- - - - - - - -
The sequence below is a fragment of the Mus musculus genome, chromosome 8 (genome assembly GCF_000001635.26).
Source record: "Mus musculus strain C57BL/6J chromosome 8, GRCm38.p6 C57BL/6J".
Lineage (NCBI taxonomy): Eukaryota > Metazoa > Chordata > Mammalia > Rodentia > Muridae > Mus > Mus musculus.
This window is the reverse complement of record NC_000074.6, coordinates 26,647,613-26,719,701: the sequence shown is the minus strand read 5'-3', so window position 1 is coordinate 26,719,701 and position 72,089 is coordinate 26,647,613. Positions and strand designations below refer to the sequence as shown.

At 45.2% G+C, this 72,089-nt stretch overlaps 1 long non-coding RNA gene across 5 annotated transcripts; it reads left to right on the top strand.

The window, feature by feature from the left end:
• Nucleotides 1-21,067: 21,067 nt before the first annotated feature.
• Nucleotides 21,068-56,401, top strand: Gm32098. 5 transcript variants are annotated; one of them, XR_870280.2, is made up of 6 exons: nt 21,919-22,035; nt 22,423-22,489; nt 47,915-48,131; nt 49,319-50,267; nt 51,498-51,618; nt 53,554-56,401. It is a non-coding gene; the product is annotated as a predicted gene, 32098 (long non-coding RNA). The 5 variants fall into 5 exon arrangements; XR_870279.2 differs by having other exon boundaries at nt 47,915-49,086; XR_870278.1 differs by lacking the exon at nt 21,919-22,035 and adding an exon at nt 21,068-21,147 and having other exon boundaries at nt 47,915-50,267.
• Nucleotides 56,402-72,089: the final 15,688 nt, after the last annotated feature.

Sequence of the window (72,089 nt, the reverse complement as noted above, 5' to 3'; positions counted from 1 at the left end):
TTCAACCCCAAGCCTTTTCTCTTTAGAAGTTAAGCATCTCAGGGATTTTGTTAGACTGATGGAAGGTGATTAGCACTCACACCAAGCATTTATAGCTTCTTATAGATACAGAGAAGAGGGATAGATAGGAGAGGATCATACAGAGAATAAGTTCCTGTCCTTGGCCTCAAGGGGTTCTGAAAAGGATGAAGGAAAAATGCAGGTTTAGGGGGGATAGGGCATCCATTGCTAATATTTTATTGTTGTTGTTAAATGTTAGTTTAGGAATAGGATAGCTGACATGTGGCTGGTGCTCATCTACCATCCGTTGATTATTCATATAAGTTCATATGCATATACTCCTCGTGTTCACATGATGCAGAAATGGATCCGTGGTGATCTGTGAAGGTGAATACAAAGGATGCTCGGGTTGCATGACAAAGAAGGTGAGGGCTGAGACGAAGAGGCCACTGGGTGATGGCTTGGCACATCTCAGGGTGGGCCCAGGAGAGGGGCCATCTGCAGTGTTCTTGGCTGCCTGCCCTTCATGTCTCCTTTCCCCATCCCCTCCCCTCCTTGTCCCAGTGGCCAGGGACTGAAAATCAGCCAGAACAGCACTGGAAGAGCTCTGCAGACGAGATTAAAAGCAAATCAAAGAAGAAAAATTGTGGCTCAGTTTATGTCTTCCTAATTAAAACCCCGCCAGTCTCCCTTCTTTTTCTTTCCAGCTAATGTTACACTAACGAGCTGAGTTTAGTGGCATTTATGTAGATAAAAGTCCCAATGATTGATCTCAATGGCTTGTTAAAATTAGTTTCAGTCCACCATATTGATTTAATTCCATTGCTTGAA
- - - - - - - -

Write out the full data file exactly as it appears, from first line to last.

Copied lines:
The sequence below is a fragment of the Mus musculus genome, chromosome 8 (genome assembly GCF_000001635.26).
Source record: "Mus musculus strain C57BL/6J chromosome 8, GRCm38.p6 C57BL/6J".
Lineage (NCBI taxonomy): Eukaryota > Metazoa > Chordata > Mammalia > Rodentia > Muridae > Mus > Mus musculus.
This window is the reverse complement of record NC_000074.6, coordinates 26,647,613-26,719,701: the sequence shown is the minus strand read 5'-3', so window position 1 is coordinate 26,719,701 and position 72,089 is coordinate 26,647,613. Positions and strand designations below refer to the sequence as shown.

At 45.2% G+C, this 72,089-nt stretch overlaps 1 long non-coding RNA gene across 5 annotated transcripts; it reads left to right on the top strand.

The window, feature by feature from the left end:
• Nucleotides 1-21,067: 21,067 nt before the first annotated feature.
• Nucleotides 21,068-56,401, top strand: Gm32098. 5 transcript variants are annotated; one of them, XR_870280.2, is made up of 6 exons: nt 21,919-22,035; nt 22,423-22,489; nt 47,915-48,131; nt 49,319-50,267; nt 51,498-51,618; nt 53,554-56,401. It is a non-coding gene; the product is annotated as a predicted gene, 32098 (long non-coding RNA). The 5 variants fall into 5 exon arrangements; XR_870279.2 differs by having other exon boundaries at nt 47,915-49,086; XR_870278.1 differs by lacking the exon at nt 21,919-22,035 and adding an exon at nt 21,068-21,147 and having other exon boundaries at nt 47,915-50,267.
• Nucleotides 56,402-72,089: the final 15,688 nt, after the last annotated feature.

Sequence of the window (72,089 nt, the reverse complement as noted above, 5' to 3'; positions counted from 1 at the left end):
TTCAACCCCAAGCCTTTTCTCTTTAGAAGTTAAGCATCTCAGGGATTTTGTTAGACTGATGGAAGGTGATTAGCACTCACACCAAGCATTTATAGCTTCTTATAGATACAGAGAAGAGGGATAGATAGGAGAGGATCATACAGAGAATAAGTTCCTGTCCTTGGCCTCAAGGGGTTCTGAAAAGGATGAAGGAAAAATGCAGGTTTAGGGGGGATAGGGCATCCATTGCTAATATTTTATTGTTGTTGTTAAATGTTAGTTTAGGAATAGGATAGCTGACATGTGGCTGGTGCTCATCTACCATCCGTTGATTATTCATATAAGTTCATATGCATATACTCCTCGTGTTCACATGATGCAGAAATGGATCCGTGGTGATCTGTGAAGGTGAATACAAAGGATGCTCGGGTTGCATGACAAAGAAGGTGAGGGCTGAGACGAAGAGGCCACTGGGTGATGGCTTGGCACATCTCAGGGTGGGCCCAGGAGAGGGGCCATCTGCAGTGTTCTTGGCTGCCTGCCCTTCATGTCTCCTTTCCCCATCCCCTCCCCTCCTTGTCCCAGTGGCCAGGGACTGAAAATCAGCCAGAACAGCACTGGAAGAGCTCTGCAGACGAGATTAAAAGCAAATCAAAGAAGAAAAATTGTGGCTCAGTTTATGTCTTCCTAATTAAAACCCCGCCAGTCTCCCTTCTTTTTCTTTCCAGCTAATGTTACACTAACGAGCTGAGTTTAGTGGCATTTATGTAGATAAAAGTCCCAATGATTGATCTCAATGGCTTGTTAAAATTAGTTTCAGTCCACCATATTGATTTAATTCCATTGCTTGAA